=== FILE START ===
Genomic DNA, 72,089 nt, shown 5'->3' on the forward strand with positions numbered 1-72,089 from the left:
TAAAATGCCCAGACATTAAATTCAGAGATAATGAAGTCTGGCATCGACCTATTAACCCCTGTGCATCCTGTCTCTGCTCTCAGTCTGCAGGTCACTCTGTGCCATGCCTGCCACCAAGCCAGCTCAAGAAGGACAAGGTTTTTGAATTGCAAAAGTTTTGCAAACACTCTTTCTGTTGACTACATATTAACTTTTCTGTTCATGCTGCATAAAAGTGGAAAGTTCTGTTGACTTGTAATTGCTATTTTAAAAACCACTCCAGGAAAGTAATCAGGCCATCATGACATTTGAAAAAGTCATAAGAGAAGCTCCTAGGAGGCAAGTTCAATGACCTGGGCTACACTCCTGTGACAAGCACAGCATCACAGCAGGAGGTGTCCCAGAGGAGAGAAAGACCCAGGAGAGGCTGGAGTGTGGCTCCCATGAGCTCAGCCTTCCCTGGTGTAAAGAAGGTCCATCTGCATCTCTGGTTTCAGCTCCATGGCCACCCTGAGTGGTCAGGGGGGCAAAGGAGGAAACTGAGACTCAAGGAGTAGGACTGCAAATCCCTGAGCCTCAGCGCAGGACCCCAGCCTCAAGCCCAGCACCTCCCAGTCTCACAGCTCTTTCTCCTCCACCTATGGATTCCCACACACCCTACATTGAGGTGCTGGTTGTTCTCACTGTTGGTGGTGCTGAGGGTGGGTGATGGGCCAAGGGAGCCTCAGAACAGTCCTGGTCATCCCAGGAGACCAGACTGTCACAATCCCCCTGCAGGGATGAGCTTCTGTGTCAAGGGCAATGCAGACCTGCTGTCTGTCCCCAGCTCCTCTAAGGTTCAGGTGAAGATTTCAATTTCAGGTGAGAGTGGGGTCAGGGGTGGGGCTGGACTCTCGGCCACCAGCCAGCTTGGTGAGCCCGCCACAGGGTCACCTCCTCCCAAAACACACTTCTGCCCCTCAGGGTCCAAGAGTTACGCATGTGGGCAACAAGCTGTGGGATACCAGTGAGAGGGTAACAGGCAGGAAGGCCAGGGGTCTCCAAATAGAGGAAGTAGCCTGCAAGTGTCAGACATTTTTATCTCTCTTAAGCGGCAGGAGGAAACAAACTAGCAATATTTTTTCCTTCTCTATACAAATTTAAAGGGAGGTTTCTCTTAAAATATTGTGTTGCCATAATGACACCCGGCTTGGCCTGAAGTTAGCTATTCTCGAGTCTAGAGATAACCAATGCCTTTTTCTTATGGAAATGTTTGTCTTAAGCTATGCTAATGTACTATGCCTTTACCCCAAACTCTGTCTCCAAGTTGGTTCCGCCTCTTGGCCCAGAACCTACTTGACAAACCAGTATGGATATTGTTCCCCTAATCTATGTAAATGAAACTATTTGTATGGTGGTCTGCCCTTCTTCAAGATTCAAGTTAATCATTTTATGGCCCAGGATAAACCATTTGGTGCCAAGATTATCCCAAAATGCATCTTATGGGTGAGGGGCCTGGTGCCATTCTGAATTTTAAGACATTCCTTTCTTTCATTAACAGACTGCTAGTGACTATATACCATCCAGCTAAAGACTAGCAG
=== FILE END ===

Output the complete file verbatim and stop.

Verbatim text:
Genomic DNA, 72,089 nt, shown 5'->3' on the forward strand with positions numbered 1-72,089 from the left:
TAAAATGCCCAGACATTAAATTCAGAGATAATGAAGTCTGGCATCGACCTATTAACCCCTGTGCATCCTGTCTCTGCTCTCAGTCTGCAGGTCACTCTGTGCCATGCCTGCCACCAAGCCAGCTCAAGAAGGACAAGGTTTTTGAATTGCAAAAGTTTTGCAAACACTCTTTCTGTTGACTACATATTAACTTTTCTGTTCATGCTGCATAAAAGTGGAAAGTTCTGTTGACTTGTAATTGCTATTTTAAAAACCACTCCAGGAAAGTAATCAGGCCATCATGACATTTGAAAAAGTCATAAGAGAAGCTCCTAGGAGGCAAGTTCAATGACCTGGGCTACACTCCTGTGACAAGCACAGCATCACAGCAGGAGGTGTCCCAGAGGAGAGAAAGACCCAGGAGAGGCTGGAGTGTGGCTCCCATGAGCTCAGCCTTCCCTGGTGTAAAGAAGGTCCATCTGCATCTCTGGTTTCAGCTCCATGGCCACCCTGAGTGGTCAGGGGGGCAAAGGAGGAAACTGAGACTCAAGGAGTAGGACTGCAAATCCCTGAGCCTCAGCGCAGGACCCCAGCCTCAAGCCCAGCACCTCCCAGTCTCACAGCTCTTTCTCCTCCACCTATGGATTCCCACACACCCTACATTGAGGTGCTGGTTGTTCTCACTGTTGGTGGTGCTGAGGGTGGGTGATGGGCCAAGGGAGCCTCAGAACAGTCCTGGTCATCCCAGGAGACCAGACTGTCACAATCCCCCTGCAGGGATGAGCTTCTGTGTCAAGGGCAATGCAGACCTGCTGTCTGTCCCCAGCTCCTCTAAGGTTCAGGTGAAGATTTCAATTTCAGGTGAGAGTGGGGTCAGGGGTGGGGCTGGACTCTCGGCCACCAGCCAGCTTGGTGAGCCCGCCACAGGGTCACCTCCTCCCAAAACACACTTCTGCCCCTCAGGGTCCAAGAGTTACGCATGTGGGCAACAAGCTGTGGGATACCAGTGAGAGGGTAACAGGCAGGAAGGCCAGGGGTCTCCAAATAGAGGAAGTAGCCTGCAAGTGTCAGACATTTTTATCTCTCTTAAGCGGCAGGAGGAAACAAACTAGCAATATTTTTTCCTTCTCTATACAAATTTAAAGGGAGGTTTCTCTTAAAATATTGTGTTGCCATAATGACACCCGGCTTGGCCTGAAGTTAGCTATTCTCGAGTCTAGAGATAACCAATGCCTTTTTCTTATGGAAATGTTTGTCTTAAGCTATGCTAATGTACTATGCCTTTACCCCAAACTCTGTCTCCAAGTTGGTTCCGCCTCTTGGCCCAGAACCTACTTGACAAACCAGTATGGATATTGTTCCCCTAATCTATGTAAATGAAACTATTTGTATGGTGGTCTGCCCTTCTTCAAGATTCAAGTTAATCATTTTATGGCCCAGGATAAACCATTTGGTGCCAAGATTATCCCAAAATGCATCTTATGGGTGAGGGGCCTGGTGCCATTCTGAATTTTAAGACATTCCTTTCTTTCATTAACAGACTGCTAGTGACTATATACCATCCAGCTAAAGACTAGCAG